Baking - The Victorian Way
From 'The Dictionary of Daily Wants' - 1859
BAKING. This is a cheap and convenient mode of dressing food, and is
especialy acceptable to persons with small families and to the poorer classes. Although
the process of baking deteriorates the flavour and tenderness of some joints, there are
others which taste equally well baked as roasted; among these are legs of pork, shoulders
of mutton, and fillets of veal. Certain kinds of fish are also better dressed in this
manner, particularly pike and red mullet. Hams, also, when covered with coarse paste and
baked, have a finer flavour and are more juicy than when boiled.
Baking may either be
performed at the baker's or at home. In London, the former mode is usually preferred;
because for a few pence the expense and trouble that would be otherwise incurred are
obviated. When a dinner is sent to the bakehouse, the hour at which it will be required
should be named at the time when it is left, and it should not be allowed to remain at
the baker's beyond that time, otherwise the meat becomes soddened and the potatoes clammy.
On Sunday there are more dinners baked in London than all the rest of the week put
together, and the generally understood interval for the process of baking is from
eleven o'clock till one.
If the baking is performed at home, a good fire should be kept up so
long as the joint is in the oven; the time required varies with the nature of the meat,
and the size of the joint, but, as a general rule, a quarter of an hour for each pound
will not be found unsuitable. While the meat is cooking, the oven should be opened as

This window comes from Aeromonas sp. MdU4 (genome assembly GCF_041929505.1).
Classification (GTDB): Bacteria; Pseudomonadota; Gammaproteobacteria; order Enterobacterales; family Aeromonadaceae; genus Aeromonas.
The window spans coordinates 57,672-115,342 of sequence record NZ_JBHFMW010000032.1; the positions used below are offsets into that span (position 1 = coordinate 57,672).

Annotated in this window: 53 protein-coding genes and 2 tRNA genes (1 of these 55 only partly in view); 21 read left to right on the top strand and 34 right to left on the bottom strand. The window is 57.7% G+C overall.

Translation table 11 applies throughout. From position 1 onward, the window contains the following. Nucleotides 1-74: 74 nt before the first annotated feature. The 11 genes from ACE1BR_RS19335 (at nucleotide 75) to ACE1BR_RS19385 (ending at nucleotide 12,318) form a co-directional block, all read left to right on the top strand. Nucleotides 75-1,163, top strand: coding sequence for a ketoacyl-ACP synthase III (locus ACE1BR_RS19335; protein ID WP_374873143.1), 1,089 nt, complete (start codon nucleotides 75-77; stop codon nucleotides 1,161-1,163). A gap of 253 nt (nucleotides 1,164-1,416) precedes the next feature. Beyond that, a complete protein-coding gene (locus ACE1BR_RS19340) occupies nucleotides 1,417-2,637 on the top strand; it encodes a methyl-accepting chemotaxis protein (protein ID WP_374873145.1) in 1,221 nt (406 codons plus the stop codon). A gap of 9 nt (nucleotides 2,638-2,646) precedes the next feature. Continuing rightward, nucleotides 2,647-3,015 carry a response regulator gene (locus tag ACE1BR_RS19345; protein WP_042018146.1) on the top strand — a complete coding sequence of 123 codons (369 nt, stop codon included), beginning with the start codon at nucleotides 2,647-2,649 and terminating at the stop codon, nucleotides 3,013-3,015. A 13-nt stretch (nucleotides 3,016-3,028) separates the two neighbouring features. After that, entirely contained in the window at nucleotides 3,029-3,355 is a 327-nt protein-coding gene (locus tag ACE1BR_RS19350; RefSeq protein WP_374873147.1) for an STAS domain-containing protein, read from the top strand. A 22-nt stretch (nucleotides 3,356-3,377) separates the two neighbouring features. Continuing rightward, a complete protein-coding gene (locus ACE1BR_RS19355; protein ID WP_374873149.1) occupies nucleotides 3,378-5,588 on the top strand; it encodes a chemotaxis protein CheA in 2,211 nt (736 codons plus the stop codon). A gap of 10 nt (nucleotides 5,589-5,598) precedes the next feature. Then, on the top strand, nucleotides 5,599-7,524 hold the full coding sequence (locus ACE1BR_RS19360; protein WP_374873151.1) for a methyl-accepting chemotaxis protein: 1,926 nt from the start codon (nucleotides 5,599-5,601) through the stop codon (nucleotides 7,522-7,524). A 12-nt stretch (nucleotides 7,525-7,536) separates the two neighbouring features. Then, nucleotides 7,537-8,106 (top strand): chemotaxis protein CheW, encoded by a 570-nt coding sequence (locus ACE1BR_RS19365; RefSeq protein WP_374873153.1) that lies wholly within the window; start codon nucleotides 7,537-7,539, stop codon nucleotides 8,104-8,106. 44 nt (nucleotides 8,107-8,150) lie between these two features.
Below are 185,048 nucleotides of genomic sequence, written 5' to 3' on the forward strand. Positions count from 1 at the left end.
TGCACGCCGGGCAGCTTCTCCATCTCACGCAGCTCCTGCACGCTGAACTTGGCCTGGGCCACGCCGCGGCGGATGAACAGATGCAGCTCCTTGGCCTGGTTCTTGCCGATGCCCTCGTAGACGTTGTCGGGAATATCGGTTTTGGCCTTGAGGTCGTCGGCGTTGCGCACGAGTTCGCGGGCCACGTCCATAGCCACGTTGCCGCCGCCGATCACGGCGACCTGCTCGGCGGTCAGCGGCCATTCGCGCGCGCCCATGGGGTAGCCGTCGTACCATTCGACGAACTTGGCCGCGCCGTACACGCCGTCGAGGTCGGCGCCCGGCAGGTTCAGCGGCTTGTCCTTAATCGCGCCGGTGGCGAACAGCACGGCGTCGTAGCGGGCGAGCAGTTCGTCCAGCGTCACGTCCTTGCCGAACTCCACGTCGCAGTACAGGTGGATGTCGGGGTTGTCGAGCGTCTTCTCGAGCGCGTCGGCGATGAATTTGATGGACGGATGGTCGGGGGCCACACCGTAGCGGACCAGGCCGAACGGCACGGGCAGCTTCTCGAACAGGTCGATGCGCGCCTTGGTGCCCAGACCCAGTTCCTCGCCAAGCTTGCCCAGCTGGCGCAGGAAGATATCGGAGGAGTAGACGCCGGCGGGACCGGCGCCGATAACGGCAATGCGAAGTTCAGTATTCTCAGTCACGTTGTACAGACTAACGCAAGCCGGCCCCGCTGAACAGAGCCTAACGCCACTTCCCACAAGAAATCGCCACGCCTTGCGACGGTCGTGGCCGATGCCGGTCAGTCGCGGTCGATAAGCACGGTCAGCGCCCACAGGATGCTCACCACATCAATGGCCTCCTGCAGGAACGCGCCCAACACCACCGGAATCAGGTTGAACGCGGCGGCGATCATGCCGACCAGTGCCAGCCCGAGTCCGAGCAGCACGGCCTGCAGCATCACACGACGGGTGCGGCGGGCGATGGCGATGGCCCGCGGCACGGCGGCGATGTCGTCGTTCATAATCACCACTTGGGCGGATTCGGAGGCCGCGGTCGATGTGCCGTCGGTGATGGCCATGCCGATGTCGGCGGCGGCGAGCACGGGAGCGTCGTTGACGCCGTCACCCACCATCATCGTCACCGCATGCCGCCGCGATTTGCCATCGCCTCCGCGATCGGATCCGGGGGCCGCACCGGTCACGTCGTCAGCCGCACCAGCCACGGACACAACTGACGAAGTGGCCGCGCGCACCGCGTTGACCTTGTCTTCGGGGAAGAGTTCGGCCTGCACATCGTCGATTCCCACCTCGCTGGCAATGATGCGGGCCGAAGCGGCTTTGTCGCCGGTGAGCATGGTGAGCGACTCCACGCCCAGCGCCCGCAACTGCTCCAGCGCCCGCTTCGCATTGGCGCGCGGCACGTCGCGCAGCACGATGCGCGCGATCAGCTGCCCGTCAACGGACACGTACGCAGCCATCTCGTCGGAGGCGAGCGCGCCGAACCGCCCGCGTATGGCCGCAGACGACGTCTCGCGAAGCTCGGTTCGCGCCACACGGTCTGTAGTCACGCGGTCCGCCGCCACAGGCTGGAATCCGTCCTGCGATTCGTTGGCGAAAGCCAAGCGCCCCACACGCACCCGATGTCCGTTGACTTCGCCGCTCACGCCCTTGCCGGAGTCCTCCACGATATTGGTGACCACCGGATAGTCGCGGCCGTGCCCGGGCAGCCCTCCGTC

seldom as possible, otherwise the temperature is disturbed and the cooking considerably
To prepare meat for baking, it should be placed in the dish on a stand,
so as to allow room for potatoes underneath; a few spoonfuls of water should be mixed with
the potatoes, and a little salt sprinkled over them. In order to prevent the meat from
being too much dried by the heat of the oven, two sheets of paper spread separately, with
a thick coat of butter or clarified marrow, should be fastened on the outside of the
A receptacle for joints intended for baking has been invented by H. Soyer,
which admits of a joint of meat, a dish of potatoes, and a pudding, being baked at one
and the same time. This simple contrivance consists of an open framework of wire, which
lies upon a deep tin or earthenware dish, in two stages, so that as the meat is raised
above the potatoes, and these again are above the pudding, dripping falls on both.
One of the most useful appliances of baking is that known as the
Nottingham jar, as shewn in the accompanying illustration. This is adapted for cooking
rice, meat, fish, or fruit, and is extremely useful in keeping edibles hot, and at the
same time retaining their juices. Food for invalids is recommended to be dressed in this
way, as the entire amount of nourishment contained in the food is thus preserved. When
this jar is used for baking it should be well pasted down, covered with a fold of thick
paper, and placed in a gentle oven.
Pies, cakes, &c., require various times for cooking, according to their
size, but the degree of brownness they present, gives unmistakable indications of the
stage they have arrived at.
Objections are urged against baked meats, and with a great
deal of truth, that they are not so wholesome as roasted; the reason of this is, that
the process does not admit of the passing off of the vapours, so rapidly as boiling or
roasting; the fat is also more retained, and becomes converted, by the agency of the
heat, into an empyreumatic oil, so as to render the meat less fitted for delicate
stomachs, and more difficult of digestion generally. As a partial provision against these
consequences, the meat should not be taken immediately from the oven to the table, but
placed on a dish for a few minutes before the fire, so as to allow some of the gases it
contains to escape. See OVEN.